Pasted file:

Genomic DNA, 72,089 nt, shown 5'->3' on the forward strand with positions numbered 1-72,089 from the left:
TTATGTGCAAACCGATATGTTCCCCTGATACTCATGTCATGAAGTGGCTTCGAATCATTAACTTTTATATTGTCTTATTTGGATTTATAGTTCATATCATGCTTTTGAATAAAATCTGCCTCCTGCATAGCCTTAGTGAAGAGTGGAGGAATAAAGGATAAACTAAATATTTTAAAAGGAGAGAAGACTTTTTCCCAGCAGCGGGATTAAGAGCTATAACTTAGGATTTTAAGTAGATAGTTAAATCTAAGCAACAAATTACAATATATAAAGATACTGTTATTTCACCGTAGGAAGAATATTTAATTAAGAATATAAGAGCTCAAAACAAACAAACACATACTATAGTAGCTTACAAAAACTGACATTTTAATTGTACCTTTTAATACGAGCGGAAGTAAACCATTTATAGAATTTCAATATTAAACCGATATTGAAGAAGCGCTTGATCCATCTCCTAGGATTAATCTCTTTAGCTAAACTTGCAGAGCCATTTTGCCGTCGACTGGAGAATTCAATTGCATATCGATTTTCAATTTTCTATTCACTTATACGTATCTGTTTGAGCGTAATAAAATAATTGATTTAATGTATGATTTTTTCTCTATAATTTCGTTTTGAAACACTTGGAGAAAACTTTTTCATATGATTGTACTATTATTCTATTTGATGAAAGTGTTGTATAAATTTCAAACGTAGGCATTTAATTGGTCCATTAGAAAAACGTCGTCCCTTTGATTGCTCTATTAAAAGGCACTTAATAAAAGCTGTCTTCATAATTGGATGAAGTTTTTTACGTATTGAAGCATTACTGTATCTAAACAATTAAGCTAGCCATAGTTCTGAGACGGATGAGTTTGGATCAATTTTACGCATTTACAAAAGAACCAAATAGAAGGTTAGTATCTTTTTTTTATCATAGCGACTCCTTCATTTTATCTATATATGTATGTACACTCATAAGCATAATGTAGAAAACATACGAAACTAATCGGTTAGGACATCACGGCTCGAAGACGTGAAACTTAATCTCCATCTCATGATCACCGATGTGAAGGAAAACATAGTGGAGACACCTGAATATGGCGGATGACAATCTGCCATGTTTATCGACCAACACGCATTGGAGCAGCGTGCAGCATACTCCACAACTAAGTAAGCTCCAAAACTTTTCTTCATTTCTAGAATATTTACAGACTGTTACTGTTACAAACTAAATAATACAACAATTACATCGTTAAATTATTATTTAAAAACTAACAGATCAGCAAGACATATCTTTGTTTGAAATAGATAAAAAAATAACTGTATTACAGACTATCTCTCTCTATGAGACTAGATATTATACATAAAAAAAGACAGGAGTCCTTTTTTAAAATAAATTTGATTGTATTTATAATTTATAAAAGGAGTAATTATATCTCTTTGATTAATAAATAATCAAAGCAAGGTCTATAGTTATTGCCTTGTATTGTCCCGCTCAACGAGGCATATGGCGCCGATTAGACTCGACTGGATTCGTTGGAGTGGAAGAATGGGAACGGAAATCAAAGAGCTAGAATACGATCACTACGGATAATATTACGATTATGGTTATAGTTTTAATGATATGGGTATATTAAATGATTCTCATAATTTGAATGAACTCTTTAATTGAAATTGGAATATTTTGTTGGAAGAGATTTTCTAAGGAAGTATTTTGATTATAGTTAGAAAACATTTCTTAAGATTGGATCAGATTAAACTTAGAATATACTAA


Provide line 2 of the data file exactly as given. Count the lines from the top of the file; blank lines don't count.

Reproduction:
TTATGTGCAAACCGATATGTTCCCCTGATACTCATGTCATGAAGTGGCTTCGAATCATTAACTTTTATATTGTCTTATTTGGATTTATAGTTCATATCATGCTTTTGAATAAAATCTGCCTCCTGCATAGCCTTAGTGAAGAGTGGAGGAATAAAGGATAAACTAAATATTTTAAAAGGAGAGAAGACTTTTTCCCAGCAGCGGGATTAAGAGCTATAACTTAGGATTTTAAGTAGATAGTTAAATCTAAGCAACAAATTACAATATATAAAGATACTGTTATTTCACCGTAGGAAGAATATTTAATTAAGAATATAAGAGCTCAAAACAAACAAACACATACTATAGTAGCTTACAAAAACTGACATTTTAATTGTACCTTTTAATACGAGCGGAAGTAAACCATTTATAGAATTTCAATATTAAACCGATATTGAAGAAGCGCTTGATCCATCTCCTAGGATTAATCTCTTTAGCTAAACTTGCAGAGCCATTTTGCCGTCGACTGGAGAATTCAATTGCATATCGATTTTCAATTTTCTATTCACTTATACGTATCTGTTTGAGCGTAATAAAATAATTGATTTAATGTATGATTTTTTCTCTATAATTTCGTTTTGAAACACTTGGAGAAAACTTTTTCATATGATTGTACTATTATTCTATTTGATGAAAGTGTTGTATAAATTTCAAACGTAGGCATTTAATTGGTCCATTAGAAAAACGTCGTCCCTTTGATTGCTCTATTAAAAGGCACTTAATAAAAGCTGTCTTCATAATTGGATGAAGTTTTTTACGTATTGAAGCATTACTGTATCTAAACAATTAAGCTAGCCATAGTTCTGAGACGGATGAGTTTGGATCAATTTTACGCATTTACAAAAGAACCAAATAGAAGGTTAGTATCTTTTTTTTATCATAGCGACTCCTTCATTTTATCTATATATGTATGTACACTCATAAGCATAATGTAGAAAACATACGAAACTAATCGGTTAGGACATCACGGCTCGAAGACGTGAAACTTAATCTCCATCTCATGATCACCGATGTGAAGGAAAACATAGTGGAGACACCTGAATATGGCGGATGACAATCTGCCATGTTTATCGACCAACACGCATTGGAGCAGCGTGCAGCATACTCCACAACTAAGTAAGCTCCAAAACTTTTCTTCATTTCTAGAATATTTACAGACTGTTACTGTTACAAACTAAATAATACAACAATTACATCGTTAAATTATTATTTAAAAACTAACAGATCAGCAAGACATATCTTTGTTTGAAATAGATAAAAAAATAACTGTATTACAGACTATCTCTCTCTATGAGACTAGATATTATACATAAAAAAAGACAGGAGTCCTTTTTTAAAATAAATTTGATTGTATTTATAATTTATAAAAGGAGTAATTATATCTCTTTGATTAATAAATAATCAAAGCAAGGTCTATAGTTATTGCCTTGTATTGTCCCGCTCAACGAGGCATATGGCGCCGATTAGACTCGACTGGATTCGTTGGAGTGGAAGAATGGGAACGGAAATCAAAGAGCTAGAATACGATCACTACGGATAATATTACGATTATGGTTATAGTTTTAATGATATGGGTATATTAAATGATTCTCATAATTTGAATGAACTCTTTAATTGAAATTGGAATATTTTGTTGGAAGAGATTTTCTAAGGAAGTATTTTGATTATAGTTAGAAAACATTTCTTAAGATTGGATCAGATTAAACTTAGAATATACTAA